Released April 2014
Following a mixed Sixth Doctor trilogy to begin 2014, Big Finish turns to the Fifth Doctor and Nyssa for a trilogy of their own, taking a break from the more crowded TARDIS of recent years’ stories. Landing in the private hunting grounds of explorer Nathaniel Whitcock in 1911 Suffolk, the Doctor and Nyssa quickly find themselves pursued by a hungry lioness before coming upon Whitcock and his acquaintances who are undertaking a weekend of shooting, becoming ever more embroiled in the mysterious secrets of the Moonflesh and its reputed ability to call down spirits from another realm.
Unfortunately, writer Mark Morris has admitted that this story was hurriedly written, and both the characterization of the supporting cast as well as the explanation and motivation of the alien menace suffer as a result. Every actor involved gives a very strong performance, but they are all restricted by the dimensionless and stereotypical restrictions that the script imposes on their characters, wasting fine outings from the likes of Hugh Fraser, Francesca Hunt, John Banks, and Tim Bentick. They play the aristocratic roles well, but there is nothing even approaching true drama or surprise for anyone involved.
The Moonflesh itself is also an interesting concept, though one that is also thoroughly unexplored. An intelligent being that can influence the actions of anything animate or inanimate, Vatoose has the potential to be a very engaging presence, but the fact that Silver Crow is able to somehow defeat it and reduce the seed to harmless rock certainly dampens its potential power. Morris attempts to inject some backstory into the dangerous seed, it being a seed of the Takeler Empire Prime Cluster which was broken apart and scattered, escaping through dimensions and falling into a dormant state to avoid detection and capture, but similar attempts to explain the presence of a strange solo alien have been done much more successfully elsewhere.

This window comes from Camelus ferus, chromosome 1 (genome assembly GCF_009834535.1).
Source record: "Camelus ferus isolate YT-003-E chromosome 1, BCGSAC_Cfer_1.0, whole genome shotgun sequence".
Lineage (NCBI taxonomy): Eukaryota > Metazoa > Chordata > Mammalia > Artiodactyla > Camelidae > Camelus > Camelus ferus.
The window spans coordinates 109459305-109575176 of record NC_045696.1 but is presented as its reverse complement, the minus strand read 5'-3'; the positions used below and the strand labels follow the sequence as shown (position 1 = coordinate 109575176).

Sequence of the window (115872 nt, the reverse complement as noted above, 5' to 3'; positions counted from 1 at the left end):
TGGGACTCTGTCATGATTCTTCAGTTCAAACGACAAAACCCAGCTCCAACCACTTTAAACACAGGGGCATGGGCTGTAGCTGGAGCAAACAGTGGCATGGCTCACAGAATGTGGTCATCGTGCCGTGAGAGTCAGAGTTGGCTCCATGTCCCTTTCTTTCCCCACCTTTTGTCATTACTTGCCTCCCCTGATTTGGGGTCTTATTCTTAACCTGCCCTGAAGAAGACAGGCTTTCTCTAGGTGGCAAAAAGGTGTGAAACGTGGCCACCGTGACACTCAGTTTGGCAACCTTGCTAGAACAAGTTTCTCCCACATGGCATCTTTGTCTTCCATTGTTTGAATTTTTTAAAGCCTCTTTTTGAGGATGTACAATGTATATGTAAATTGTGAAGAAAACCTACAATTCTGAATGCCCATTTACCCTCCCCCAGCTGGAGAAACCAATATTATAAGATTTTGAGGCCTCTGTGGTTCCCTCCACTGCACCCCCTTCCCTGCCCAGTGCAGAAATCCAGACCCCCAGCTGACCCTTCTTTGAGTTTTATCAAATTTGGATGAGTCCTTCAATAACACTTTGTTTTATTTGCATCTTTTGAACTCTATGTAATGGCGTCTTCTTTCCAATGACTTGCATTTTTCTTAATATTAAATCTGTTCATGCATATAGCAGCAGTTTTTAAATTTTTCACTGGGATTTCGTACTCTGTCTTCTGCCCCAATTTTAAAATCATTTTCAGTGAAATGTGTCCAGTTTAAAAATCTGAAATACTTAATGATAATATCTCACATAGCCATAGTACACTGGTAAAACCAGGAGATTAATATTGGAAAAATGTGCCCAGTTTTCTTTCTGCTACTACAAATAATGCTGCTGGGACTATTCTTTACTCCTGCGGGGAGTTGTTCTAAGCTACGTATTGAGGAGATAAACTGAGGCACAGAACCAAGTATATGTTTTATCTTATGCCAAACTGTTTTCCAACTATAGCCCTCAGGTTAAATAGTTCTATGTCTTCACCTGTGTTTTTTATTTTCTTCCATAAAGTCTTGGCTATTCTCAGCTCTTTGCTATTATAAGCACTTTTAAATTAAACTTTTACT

‘Moonflesh’ is undoubtedly filled with stunning imagery, and though the sound design is absolutely superb in producing an atmospheric backdrop, but the utter lack of innovation with any other concept keeps the story from successfully achieving what it sets out to do, and the audience’s own imaginations can help a suitably average script only so much. With the parallels between the human hunters and alien assassins left unexplored and obvious allegories kept tantalizingly out of reach, ‘Moonflesh’ misses several opportunities to be something much more interesting than what is ultimately available here, seemingly failing to inspire the typical energy from even Peter Davison and Sarah Sutton as they wade through a story that revels in absolute traditionalism without attempting to do anything new. ‘Moonflesh’ is certainly not the worst audio that Big Finish has produced, but in a range that is certainly not firing on all cylinders right now with several strictly average stories having been released in a short time period, its traditional nature is drawn to the forefront even more and does nothing to offer a glimpse of brighter and more innovative times ahead.